It was in the early going of the 20th century that the homespun American sage Will Rogers famously said, “I don’t belong to any organized political party, I’m a Democrat.” Does anyone remember when that line was still funny?

Republicans have voted to block witnesses from testifying in the Senate impeachment trial, leading to an all-but-certain acquittal for Trump this week. Will the impeachment end up changing anything about the Trump presidency?

For sure. As everyone has said, the ease with which Trump and Mitch McConnell were able to execute a sham trial and acquittal in the Senate will now supercharge Trump’s authoritarian crime spree. As Adam Schiff has repeatedly stated, more past transgressions will keep coming out, but we may not be able to keep track of them as the new outrages mount. They will all be enabled by a collaborationist cadre that includes not just outright thugs like William Barr and Mike Pompeo but supposed “wise men” like Lamar Alexander, the senator who found Trump’s Ukraine shakedown “inappropriate” but not worthy of a trial with evidence and witnesses, let alone illegal.

My guess is that most Americans had not heard of this soon-to-retire Tennessee senator until last week, so let’s take a moment to remember his failed presidential run of 1996. His gimmick was to wear a plaid flannel shirt on the campaign trail to advertise his down-home folksiness — a fraudulent pose that was unmasked when he could not answer a question about the price of milk. When campaigning for the Republican Iowa caucuses 24 Februaries ago, he joined virtually every other GOP presidential contender (the sole exception was Richard Lugar) in endorsing a C-Span–televised, gay-bashing, religious-right rally in Des Moines that vowed to “send this evil lifestyle back to Satan where it came from!” Then and now, Alexander epitomizes the kind of spineless cipher who has passed for a “moderate” Republican over the quarter-century that led the party into the cult of Donald Trump.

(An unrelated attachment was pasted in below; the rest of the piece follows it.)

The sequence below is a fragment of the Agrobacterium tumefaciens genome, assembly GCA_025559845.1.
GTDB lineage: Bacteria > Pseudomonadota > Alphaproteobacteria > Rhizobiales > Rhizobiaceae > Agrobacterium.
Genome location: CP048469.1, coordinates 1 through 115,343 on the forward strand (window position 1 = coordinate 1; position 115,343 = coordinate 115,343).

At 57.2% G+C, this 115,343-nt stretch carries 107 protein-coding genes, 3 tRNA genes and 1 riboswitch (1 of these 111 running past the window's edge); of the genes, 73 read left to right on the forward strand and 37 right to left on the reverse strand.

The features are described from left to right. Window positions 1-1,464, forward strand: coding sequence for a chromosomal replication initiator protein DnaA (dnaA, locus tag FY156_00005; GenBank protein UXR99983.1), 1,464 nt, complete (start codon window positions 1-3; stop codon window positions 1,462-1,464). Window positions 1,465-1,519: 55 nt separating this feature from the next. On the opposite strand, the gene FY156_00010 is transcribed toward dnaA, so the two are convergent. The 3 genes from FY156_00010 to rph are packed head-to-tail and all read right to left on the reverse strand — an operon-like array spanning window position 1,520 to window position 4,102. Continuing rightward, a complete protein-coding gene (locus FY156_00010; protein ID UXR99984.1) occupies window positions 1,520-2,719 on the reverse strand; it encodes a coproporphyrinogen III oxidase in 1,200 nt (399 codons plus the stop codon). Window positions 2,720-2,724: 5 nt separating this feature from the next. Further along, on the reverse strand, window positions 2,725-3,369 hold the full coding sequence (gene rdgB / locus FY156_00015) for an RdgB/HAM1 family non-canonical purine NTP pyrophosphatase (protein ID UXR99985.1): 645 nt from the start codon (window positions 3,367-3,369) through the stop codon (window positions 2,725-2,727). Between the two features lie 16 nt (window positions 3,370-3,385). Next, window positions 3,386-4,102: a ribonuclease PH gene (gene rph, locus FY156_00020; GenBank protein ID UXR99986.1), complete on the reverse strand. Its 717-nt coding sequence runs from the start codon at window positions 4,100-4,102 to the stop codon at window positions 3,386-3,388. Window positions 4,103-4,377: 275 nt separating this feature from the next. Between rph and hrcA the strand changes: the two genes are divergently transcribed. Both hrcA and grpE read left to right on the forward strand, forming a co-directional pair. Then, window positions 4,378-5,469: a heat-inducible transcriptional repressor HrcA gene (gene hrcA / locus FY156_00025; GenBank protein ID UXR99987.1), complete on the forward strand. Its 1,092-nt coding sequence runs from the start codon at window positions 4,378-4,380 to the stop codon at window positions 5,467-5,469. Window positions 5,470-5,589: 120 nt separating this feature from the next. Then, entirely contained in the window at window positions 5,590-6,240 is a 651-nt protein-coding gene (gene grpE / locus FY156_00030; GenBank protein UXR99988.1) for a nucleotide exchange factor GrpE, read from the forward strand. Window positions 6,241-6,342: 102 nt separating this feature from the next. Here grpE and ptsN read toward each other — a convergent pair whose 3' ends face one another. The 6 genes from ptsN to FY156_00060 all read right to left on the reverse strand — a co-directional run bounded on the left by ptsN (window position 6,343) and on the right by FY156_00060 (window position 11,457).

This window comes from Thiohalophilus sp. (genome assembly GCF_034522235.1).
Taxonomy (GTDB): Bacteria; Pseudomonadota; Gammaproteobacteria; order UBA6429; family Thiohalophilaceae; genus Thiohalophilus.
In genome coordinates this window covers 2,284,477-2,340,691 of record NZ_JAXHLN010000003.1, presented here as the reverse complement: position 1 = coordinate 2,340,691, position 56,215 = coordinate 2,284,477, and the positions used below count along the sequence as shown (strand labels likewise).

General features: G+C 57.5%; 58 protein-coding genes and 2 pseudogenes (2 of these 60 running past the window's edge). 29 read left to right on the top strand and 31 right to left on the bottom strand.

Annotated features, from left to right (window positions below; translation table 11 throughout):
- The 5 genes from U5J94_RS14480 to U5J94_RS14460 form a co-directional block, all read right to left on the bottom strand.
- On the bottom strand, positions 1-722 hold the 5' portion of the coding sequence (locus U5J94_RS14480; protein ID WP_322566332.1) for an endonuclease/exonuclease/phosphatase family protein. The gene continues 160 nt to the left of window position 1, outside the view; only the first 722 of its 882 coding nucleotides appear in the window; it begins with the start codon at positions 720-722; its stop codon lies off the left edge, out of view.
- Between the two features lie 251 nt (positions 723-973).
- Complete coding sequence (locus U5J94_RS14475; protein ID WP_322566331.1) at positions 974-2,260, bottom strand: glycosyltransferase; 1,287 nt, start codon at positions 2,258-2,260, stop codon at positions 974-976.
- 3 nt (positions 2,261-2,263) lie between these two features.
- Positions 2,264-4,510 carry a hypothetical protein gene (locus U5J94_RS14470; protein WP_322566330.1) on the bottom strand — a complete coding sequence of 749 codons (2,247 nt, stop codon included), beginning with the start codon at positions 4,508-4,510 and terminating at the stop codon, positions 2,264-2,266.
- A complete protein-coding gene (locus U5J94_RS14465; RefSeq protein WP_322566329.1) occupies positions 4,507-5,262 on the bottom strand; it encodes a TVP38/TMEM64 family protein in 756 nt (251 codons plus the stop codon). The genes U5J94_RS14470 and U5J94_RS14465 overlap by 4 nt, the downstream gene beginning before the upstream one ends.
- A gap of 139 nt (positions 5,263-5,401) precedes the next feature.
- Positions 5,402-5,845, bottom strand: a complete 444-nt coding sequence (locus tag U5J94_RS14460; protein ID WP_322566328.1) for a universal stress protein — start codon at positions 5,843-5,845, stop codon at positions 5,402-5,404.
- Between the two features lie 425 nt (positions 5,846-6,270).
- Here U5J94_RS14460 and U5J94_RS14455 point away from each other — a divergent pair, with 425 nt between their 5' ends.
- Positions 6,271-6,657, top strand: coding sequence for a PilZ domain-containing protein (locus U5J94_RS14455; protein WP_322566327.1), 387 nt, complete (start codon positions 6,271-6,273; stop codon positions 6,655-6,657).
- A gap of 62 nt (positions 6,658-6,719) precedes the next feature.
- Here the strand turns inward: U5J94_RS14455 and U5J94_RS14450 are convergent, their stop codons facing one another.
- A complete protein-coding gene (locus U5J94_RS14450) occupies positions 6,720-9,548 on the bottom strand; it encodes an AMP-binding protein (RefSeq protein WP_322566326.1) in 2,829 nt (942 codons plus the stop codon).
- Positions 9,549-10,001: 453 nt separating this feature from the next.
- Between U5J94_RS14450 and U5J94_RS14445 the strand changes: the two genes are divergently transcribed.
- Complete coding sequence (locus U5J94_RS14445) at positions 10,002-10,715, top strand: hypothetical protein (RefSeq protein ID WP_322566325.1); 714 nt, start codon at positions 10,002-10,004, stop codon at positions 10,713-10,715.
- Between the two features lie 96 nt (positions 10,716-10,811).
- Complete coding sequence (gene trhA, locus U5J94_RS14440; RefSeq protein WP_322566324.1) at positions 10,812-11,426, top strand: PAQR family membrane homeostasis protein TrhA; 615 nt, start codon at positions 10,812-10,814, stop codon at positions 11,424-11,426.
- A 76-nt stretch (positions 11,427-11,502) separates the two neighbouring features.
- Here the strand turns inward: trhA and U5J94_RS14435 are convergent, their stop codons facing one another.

The Democratic National Committee unexpectedly changed the qualification requirements for its next debate, making it more likely that Michael Bloomberg will join the other candidates onstage for the first time. Last December, the DNC declined to make changes that would have helped Cory Booker and Julián Castro — is it a mistake to make these changes now?

I think we can assume as a rule of thumb that every DNC decision is a mistake. They wouldn’t be in this mess had they not started with debate rules, impenetrable to most voters, that benefited a deep-pocketed clown like Tom Steyer while penalizing Booker and Castro. At this point, the Democrats need all the resources they can muster, and a new cast member like Bloomberg, an enigma or curiosity to many voters beyond the New York area, might coax voters into taking another look at the surviving field and actually tune in. Perhaps the DNC might further drum up attention by branding the subsequent debates as “The Last Debates.” There’s no law requiring Trump to show up to face his Democratic adversary onstage in the fall — not that a law would matter to him anyway. More emboldened than ever post-impeachment, he might well blow off the debates entirely and offer counterprogramming of his own on Fox state television.

Frank Rich: Iowa and the Rolling Democratic Calamity